In most circles this is the true steak eaters steak; this is the real flavor of meat. A man’s steak, possibly only rivaled by the porterhouse in testosteronic manliness. As a connoisseur of meat eatery I will almost always go to the rib chop to really test the mettle of a steakhouse to its very bones. It is cut from the rib of the animal, and has a circular shaped chunk of meat encased in a thin layer of gristle just off the bone. In the center of the circle of carnivorous delight, there is ideally some good quality, melt-away marbled fat dispersed throughout. Don’t be alarmed at this. Good preparation of quality ribeye steaks will render the fat into a liquid – meaning the fat melt into the meat and add flavor to it. My favorite part of the cut, however, is the outer ridge, outside the gristle and away from the bone. This section is often several times more tender and juicy than the center of the chop, and it absorbs flavor like a sponge, so savor every bite. Some restaurants will call the ribeye a “tomahawk steak” if the entire rib bone is left on and french cut by the butcher, since it then looks like a small hatchet. It is common for butchers to cut the bone down a bit, however, for packaging purposes. In its unbutchered form, it is a tear-drop shaped slab of beef containing several steaks along each rib. French cutting exposes the bone neatly, trims away the excess and portions the ribs out into individual steaks. The ideal way to eat a good ribeye is simply grilled or broiled with kosher salt and cracked black pepper. A favorite for home cooking is to treat it beforehand with some olive oil and garlic if the quality is not prime (standard grocery store cuts), and then cook on a high-heat gas grill or BBQ for a few minutes on each side. Sizes and portions range from anywhere between 14oz to 36oz, most often hovering around the 20oz mark in restaurants. Often times it is seen served boneless, bone-in but with a shortened bone, or roasted whole and sliced as “prime rib” with some juices.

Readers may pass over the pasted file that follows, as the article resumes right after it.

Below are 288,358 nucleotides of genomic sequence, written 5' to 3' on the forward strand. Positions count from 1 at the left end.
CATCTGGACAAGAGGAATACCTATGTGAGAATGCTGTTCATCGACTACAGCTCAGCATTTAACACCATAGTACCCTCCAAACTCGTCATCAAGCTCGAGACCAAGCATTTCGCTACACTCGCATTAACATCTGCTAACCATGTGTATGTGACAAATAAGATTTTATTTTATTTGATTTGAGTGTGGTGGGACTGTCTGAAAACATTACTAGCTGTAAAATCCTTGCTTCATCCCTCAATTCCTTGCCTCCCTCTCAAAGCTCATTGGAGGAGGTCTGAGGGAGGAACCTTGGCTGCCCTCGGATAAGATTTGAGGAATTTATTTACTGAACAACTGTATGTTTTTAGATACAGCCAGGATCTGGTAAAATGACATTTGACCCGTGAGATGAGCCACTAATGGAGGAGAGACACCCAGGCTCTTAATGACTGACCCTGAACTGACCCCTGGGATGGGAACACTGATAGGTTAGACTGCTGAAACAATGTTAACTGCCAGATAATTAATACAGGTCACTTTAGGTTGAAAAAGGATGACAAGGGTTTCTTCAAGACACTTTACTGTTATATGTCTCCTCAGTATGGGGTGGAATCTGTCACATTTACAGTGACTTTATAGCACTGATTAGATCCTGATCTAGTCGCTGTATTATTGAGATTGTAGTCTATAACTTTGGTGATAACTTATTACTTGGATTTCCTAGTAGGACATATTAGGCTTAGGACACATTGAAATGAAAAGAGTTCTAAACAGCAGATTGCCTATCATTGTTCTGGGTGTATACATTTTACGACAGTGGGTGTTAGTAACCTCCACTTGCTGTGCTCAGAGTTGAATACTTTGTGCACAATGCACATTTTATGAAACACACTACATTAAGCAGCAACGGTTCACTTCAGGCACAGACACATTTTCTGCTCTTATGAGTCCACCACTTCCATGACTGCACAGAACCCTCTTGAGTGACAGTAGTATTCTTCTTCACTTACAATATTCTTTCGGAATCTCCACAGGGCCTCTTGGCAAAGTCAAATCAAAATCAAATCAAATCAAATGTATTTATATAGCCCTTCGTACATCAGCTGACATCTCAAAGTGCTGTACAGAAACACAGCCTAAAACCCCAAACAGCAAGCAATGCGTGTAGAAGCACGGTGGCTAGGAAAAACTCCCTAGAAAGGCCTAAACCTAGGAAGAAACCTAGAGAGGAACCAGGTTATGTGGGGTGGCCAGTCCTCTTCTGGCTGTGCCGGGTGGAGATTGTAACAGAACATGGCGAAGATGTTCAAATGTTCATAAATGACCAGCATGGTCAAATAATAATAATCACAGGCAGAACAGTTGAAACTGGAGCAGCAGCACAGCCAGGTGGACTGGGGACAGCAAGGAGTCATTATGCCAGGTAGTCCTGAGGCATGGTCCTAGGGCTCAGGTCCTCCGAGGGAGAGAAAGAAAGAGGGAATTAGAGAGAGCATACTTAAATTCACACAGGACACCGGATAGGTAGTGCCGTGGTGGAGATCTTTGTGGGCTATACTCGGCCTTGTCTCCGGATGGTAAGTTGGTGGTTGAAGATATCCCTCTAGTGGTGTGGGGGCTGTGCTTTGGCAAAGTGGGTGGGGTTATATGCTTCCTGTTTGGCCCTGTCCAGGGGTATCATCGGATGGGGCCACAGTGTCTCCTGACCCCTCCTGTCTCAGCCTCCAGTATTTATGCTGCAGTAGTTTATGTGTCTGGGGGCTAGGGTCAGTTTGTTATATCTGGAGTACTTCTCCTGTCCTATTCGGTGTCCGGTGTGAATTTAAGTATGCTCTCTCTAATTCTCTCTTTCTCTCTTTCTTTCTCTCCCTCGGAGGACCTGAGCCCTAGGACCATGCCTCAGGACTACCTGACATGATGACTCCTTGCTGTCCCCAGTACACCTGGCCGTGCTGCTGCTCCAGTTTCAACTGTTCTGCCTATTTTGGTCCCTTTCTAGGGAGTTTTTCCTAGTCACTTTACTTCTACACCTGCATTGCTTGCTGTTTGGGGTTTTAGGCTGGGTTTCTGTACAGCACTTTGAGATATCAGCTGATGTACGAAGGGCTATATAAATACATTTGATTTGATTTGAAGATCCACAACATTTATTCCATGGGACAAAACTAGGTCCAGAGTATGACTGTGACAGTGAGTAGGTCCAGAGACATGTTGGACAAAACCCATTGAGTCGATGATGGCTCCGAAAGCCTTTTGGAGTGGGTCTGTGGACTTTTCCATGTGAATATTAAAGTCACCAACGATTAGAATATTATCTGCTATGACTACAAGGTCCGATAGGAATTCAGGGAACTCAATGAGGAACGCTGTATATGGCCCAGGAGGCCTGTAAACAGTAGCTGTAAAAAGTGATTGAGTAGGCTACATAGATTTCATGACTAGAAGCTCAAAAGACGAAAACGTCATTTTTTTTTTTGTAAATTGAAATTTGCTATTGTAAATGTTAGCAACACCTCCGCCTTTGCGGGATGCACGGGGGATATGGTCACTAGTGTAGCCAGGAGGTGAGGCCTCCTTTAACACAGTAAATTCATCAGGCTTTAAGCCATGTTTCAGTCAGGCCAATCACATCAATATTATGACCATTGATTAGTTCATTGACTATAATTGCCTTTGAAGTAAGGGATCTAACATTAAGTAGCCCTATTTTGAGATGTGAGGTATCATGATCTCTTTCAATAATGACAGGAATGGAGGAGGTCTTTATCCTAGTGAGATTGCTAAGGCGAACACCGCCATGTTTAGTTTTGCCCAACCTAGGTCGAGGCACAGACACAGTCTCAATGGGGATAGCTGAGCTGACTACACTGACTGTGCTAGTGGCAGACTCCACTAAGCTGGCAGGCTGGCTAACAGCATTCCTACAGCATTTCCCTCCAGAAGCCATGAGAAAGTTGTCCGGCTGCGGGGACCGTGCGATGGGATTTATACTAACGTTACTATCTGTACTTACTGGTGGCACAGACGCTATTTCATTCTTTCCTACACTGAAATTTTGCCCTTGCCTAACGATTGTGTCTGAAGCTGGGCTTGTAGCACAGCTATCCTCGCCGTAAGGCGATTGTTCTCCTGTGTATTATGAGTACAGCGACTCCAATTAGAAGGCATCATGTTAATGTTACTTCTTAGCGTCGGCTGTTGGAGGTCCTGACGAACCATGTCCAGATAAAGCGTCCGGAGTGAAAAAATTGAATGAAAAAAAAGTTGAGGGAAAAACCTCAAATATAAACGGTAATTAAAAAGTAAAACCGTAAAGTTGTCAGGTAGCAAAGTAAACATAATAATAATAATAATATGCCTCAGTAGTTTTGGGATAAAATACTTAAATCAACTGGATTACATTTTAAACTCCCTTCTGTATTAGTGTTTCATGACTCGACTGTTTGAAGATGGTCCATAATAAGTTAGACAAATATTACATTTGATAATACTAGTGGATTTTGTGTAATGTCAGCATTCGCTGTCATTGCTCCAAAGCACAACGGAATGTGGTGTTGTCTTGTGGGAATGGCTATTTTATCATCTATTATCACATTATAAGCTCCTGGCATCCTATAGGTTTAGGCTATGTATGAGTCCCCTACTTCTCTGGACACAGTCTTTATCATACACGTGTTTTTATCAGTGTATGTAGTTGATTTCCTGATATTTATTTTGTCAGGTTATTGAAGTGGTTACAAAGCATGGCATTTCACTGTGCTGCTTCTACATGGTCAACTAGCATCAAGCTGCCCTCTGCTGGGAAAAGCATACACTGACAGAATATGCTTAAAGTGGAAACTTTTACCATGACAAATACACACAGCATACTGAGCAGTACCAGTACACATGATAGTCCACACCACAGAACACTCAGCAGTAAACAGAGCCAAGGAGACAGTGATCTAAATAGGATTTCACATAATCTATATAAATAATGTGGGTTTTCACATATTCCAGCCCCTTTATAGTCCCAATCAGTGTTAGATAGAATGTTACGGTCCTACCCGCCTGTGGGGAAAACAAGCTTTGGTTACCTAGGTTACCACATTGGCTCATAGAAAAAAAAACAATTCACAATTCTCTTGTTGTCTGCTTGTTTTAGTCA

The Filet Mignon: